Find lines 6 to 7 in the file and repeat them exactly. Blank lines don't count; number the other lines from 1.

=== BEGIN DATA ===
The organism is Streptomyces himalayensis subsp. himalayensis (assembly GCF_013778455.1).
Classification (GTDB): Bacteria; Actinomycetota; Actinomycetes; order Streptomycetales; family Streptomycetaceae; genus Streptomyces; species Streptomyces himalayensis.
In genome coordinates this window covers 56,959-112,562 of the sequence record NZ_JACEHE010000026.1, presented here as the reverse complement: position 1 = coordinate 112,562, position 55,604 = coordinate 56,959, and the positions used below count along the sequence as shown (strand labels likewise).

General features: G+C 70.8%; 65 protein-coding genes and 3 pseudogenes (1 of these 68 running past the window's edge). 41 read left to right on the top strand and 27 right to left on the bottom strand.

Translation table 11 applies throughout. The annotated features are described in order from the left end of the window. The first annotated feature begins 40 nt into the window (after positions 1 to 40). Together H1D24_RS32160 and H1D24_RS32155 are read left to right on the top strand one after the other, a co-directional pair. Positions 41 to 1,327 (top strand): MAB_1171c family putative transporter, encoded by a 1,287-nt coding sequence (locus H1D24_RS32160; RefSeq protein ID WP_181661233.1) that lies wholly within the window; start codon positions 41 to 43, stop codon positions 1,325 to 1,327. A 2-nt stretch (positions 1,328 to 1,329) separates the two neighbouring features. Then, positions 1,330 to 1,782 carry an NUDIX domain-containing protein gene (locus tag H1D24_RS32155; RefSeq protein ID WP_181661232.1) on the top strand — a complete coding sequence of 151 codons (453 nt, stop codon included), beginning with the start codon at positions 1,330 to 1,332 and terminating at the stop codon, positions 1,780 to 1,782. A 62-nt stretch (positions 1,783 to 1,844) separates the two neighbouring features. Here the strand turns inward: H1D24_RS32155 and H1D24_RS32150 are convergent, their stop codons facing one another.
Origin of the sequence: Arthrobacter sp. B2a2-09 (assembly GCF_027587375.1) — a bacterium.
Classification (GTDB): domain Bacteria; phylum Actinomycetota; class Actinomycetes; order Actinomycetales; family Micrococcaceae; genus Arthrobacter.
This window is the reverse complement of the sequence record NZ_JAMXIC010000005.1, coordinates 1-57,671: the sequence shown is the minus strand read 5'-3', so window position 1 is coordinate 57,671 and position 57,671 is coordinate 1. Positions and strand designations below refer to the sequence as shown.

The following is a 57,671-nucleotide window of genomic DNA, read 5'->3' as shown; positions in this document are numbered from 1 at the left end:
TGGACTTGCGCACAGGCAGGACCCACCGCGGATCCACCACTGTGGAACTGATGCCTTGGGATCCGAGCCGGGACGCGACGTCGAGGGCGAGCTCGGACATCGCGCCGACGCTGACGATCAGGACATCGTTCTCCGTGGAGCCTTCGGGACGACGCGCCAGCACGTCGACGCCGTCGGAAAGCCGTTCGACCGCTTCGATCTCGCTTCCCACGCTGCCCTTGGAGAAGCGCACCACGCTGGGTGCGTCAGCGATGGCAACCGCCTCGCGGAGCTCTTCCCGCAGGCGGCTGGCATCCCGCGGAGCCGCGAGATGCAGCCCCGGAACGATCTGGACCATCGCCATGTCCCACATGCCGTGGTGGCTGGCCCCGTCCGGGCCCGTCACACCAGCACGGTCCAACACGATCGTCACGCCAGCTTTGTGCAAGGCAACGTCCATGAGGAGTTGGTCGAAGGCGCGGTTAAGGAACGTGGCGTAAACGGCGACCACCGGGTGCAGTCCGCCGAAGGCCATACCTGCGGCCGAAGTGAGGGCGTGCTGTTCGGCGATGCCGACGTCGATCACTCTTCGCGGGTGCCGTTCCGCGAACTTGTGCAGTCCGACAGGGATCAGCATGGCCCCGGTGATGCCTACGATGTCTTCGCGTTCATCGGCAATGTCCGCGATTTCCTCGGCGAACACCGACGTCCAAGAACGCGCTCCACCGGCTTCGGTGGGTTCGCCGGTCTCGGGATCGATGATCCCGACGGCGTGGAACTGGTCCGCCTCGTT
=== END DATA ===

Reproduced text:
Origin of the sequence: Arthrobacter sp. B2a2-09 (assembly GCF_027587375.1) — a bacterium.
Classification (GTDB): domain Bacteria; phylum Actinomycetota; class Actinomycetes; order Actinomycetales; family Micrococcaceae; genus Arthrobacter.